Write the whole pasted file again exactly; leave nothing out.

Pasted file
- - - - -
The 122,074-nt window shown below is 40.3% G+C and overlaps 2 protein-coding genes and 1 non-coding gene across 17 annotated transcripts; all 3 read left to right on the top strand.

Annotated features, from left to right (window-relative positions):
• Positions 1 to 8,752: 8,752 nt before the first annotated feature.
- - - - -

The 122,074-nt window shown below is 40.3% G+C and overlaps 2 protein-coding genes and 1 non-coding gene across 17 annotated transcripts; all 3 read left to right on the top strand.

Annotated features, from left to right (window-relative positions):
• Positions 1 to 8,752: 8,752 nt before the first annotated feature.